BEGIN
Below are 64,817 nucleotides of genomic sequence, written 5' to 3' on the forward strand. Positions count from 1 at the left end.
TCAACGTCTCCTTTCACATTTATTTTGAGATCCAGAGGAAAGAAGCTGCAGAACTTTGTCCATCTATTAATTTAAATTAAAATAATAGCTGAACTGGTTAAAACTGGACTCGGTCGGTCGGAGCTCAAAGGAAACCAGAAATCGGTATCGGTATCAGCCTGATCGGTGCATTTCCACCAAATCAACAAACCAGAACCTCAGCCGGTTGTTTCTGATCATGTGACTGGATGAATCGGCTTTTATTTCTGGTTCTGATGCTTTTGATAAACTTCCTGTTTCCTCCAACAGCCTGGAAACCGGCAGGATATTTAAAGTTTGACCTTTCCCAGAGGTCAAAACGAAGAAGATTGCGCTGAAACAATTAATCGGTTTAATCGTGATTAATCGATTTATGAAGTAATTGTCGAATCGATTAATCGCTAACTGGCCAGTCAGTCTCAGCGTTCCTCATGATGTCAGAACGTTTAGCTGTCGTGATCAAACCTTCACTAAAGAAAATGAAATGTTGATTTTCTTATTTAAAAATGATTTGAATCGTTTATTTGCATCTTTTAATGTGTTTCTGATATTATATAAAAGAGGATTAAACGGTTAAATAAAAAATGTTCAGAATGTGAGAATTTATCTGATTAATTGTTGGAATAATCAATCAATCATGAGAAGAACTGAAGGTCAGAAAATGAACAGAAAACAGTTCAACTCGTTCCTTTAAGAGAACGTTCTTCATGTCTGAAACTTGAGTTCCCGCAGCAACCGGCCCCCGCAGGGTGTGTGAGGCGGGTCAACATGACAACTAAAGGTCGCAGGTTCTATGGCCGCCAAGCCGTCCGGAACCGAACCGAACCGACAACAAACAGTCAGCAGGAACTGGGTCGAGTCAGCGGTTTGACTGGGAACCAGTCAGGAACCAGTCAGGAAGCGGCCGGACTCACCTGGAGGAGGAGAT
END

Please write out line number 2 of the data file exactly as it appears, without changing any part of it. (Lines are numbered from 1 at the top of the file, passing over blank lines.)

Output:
TCAACGTCTCCTTTCACATTTATTTTGAGATCCAGAGGAAAGAAGCTGCAGAACTTTGTCCATCTATTAATTTAAATTAAAATAATAGCTGAACTGGTTAAAACTGGACTCGGTCGGTCGGAGCTCAAAGGAAACCAGAAATCGGTATCGGTATCAGCCTGATCGGTGCATTTCCACCAAATCAACAAACCAGAACCTCAGCCGGTTGTTTCTGATCATGTGACTGGATGAATCGGCTTTTATTTCTGGTTCTGATGCTTTTGATAAACTTCCTGTTTCCTCCAACAGCCTGGAAACCGGCAGGATATTTAAAGTTTGACCTTTCCCAGAGGTCAAAACGAAGAAGATTGCGCTGAAACAATTAATCGGTTTAATCGTGATTAATCGATTTATGAAGTAATTGTCGAATCGATTAATCGCTAACTGGCCAGTCAGTCTCAGCGTTCCTCATGATGTCAGAACGTTTAGCTGTCGTGATCAAACCTTCACTAAAGAAAATGAAATGTTGATTTTCTTATTTAAAAATGATTTGAATCGTTTATTTGCATCTTTTAATGTGTTTCTGATATTATATAAAAGAGGATTAAACGGTTAAATAAAAAATGTTCAGAATGTGAGAATTTATCTGATTAATTGTTGGAATAATCAATCAATCATGAGAAGAACTGAAGGTCAGAAAATGAACAGAAAACAGTTCAACTCGTTCCTTTAAGAGAACGTTCTTCATGTCTGAAACTTGAGTTCCCGCAGCAACCGGCCCCCGCAGGGTGTGTGAGGCGGGTCAACATGACAACTAAAGGTCGCAGGTTCTATGGCCGCCAAGCCGTCCGGAACCGAACCGAACCGACAACAAACAGTCAGCAGGAACTGGGTCGAGTCAGCGGTTTGACTGGGAACCAGTCAGGAACCAGTCAGGAAGCGGCCGGACTCACCTGGAGGAGGAGAT